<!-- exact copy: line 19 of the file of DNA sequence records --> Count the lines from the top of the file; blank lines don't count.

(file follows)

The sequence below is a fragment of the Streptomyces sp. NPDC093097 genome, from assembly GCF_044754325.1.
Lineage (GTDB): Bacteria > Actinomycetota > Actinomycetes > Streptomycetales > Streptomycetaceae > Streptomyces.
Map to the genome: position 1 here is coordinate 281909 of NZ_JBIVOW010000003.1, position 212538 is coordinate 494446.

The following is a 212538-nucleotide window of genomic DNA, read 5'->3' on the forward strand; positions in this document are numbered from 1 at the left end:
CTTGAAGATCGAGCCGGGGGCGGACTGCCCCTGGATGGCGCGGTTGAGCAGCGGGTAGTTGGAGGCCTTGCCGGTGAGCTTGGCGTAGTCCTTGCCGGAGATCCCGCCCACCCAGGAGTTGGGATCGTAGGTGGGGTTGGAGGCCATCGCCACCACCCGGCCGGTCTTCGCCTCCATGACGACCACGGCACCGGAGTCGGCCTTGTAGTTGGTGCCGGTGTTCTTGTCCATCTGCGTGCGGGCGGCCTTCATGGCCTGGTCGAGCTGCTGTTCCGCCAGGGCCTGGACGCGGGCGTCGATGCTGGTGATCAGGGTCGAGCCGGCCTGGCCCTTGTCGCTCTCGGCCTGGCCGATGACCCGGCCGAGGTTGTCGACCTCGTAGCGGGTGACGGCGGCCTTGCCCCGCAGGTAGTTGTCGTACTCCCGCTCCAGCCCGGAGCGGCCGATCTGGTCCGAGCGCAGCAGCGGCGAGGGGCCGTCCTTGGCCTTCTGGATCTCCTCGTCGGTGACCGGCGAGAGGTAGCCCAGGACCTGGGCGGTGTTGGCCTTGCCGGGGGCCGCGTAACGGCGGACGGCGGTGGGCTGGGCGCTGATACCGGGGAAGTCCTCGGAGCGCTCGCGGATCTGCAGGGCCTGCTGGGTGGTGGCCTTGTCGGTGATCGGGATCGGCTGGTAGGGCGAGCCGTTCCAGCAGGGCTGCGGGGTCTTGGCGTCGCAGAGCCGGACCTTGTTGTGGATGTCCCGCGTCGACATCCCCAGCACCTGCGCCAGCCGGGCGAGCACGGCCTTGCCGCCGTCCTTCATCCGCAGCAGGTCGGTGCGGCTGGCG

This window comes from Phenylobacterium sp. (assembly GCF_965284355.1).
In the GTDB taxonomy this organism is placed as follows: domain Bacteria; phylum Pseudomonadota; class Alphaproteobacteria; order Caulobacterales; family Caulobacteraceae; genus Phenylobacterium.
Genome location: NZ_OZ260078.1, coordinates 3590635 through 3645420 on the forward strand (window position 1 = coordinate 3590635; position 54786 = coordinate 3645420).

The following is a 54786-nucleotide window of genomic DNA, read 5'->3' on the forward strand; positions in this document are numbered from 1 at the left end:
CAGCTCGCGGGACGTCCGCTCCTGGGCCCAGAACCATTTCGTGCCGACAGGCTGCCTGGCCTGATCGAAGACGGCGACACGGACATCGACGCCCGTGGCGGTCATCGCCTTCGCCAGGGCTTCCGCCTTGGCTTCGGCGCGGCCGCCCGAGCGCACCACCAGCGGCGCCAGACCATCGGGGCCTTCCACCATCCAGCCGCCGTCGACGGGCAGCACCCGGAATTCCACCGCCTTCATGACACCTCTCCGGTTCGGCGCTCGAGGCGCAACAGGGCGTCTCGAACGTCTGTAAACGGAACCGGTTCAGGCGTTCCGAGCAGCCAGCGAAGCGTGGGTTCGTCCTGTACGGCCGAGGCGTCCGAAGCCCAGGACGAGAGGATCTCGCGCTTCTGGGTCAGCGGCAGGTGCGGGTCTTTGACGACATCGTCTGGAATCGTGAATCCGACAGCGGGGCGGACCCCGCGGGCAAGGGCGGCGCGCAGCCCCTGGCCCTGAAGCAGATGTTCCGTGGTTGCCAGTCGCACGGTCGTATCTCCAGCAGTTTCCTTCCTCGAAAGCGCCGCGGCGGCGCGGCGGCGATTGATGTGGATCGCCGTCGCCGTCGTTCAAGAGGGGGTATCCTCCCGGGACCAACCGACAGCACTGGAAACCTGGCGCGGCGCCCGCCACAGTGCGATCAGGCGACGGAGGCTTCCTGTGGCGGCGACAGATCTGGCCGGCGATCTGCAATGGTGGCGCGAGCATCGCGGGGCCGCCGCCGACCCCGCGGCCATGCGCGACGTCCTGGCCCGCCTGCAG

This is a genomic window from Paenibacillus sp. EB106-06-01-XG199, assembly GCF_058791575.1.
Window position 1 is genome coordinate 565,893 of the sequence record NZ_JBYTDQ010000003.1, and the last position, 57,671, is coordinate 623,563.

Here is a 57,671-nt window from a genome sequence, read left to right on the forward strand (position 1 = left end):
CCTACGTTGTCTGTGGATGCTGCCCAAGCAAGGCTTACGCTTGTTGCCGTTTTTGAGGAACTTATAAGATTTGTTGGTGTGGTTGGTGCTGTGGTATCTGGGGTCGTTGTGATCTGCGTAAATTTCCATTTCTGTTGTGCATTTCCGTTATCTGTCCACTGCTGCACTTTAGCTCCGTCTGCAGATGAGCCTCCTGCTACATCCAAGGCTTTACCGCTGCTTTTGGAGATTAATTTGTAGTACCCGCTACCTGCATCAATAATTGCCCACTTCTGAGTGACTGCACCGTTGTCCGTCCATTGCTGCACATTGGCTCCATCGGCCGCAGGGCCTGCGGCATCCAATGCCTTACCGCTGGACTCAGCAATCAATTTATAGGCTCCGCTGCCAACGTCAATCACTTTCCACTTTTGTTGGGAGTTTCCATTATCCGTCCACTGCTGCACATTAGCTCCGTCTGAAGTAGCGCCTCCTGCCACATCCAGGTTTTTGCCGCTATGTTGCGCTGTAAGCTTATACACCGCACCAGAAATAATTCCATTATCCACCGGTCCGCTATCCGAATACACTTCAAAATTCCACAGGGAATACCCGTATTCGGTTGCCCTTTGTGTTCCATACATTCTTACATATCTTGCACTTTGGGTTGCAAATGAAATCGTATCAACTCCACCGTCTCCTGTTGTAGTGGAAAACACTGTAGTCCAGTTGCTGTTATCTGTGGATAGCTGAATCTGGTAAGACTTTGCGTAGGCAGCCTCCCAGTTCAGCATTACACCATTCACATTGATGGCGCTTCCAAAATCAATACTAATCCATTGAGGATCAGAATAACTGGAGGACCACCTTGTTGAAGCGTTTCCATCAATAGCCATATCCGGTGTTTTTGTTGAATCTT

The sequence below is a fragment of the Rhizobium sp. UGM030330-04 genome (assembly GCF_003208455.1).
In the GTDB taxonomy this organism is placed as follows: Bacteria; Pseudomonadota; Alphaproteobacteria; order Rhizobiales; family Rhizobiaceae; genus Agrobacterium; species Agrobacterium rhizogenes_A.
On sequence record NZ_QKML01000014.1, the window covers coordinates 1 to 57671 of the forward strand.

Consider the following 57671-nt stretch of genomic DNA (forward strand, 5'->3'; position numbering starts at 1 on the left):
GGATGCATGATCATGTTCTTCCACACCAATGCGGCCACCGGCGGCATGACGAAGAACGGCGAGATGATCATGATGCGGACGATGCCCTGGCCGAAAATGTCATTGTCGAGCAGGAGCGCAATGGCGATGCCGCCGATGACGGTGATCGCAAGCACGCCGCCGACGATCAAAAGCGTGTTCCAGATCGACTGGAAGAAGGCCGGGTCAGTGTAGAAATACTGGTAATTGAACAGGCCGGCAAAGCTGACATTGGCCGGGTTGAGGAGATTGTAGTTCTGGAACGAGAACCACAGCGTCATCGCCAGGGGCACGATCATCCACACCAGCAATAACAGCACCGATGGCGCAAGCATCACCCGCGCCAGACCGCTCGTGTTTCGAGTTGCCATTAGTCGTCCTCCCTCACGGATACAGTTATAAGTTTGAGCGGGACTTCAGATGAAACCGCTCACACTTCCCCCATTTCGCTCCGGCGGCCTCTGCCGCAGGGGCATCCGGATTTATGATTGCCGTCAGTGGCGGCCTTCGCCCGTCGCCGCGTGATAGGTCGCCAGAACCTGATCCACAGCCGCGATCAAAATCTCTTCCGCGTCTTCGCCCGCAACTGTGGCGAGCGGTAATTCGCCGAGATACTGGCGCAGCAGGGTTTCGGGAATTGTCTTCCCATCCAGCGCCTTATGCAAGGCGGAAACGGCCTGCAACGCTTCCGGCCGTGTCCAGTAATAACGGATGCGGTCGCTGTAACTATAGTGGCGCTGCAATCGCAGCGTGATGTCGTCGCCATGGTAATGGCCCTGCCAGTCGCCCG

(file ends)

GGATGCATGATCATGTTCTTCCACACCAATGCGGCCACCGGCGGCATGACGAAGAACGGCGAGATGATCATGATGCGGACGATGCCCTGGCCGAAAATGTCATTGTCGAGCAGGAGCGCAATGGCGATGCCGCCGATGACGGTGATCGCAAGCACGCCGCCGACGATCAAAAGCGTGTTCCAGATCGACTGGAAGAAGGCCGGGTCAGTGTAGAAATACTGGTAATTGAACAGGCCGGCAAAGCTGACATTGGCCGGGTTGAGGAGATTGTAGTTCTGGAACGAGAACCACAGCGTCATCGCCAGGGGCACGATCATCCACACCAGCAATAACAGCACCGATGGCGCAAGCATCACCCGCGCCAGACCGCTCGTGTTTCGAGTTGCCATTAGTCGTCCTCCCTCACGGATACAGTTATAAGTTTGAGCGGGACTTCAGATGAAACCGCTCACACTTCCCCCATTTCGCTCCGGCGGCCTCTGCCGCAGGGGCATCCGGATTTATGATTGCCGTCAGTGGCGGCCTTCGCCCGTCGCCGCGTGATAGGTCGCCAGAACCTGATCCACAGCCGCGATCAAAATCTCTTCCGCGTCTTCGCCCGCAACTGTGGCGAGCGGTAATTCGCCGAGATACTGGCGCAGCAGGGTTTCGGGAATTGTCTTCCCATCCAGCGCCTTATGCAAGGCGGAAACGGCCTGCAACGCTTCCGGCCGTGTCCAGTAATAACGGATGCGGTCGCTGTAACTATAGTGGCGCTGCAATCGCAGCGTGATGTCGTCGCCATGGTAATGGCCCTGCCAGTCGCCCG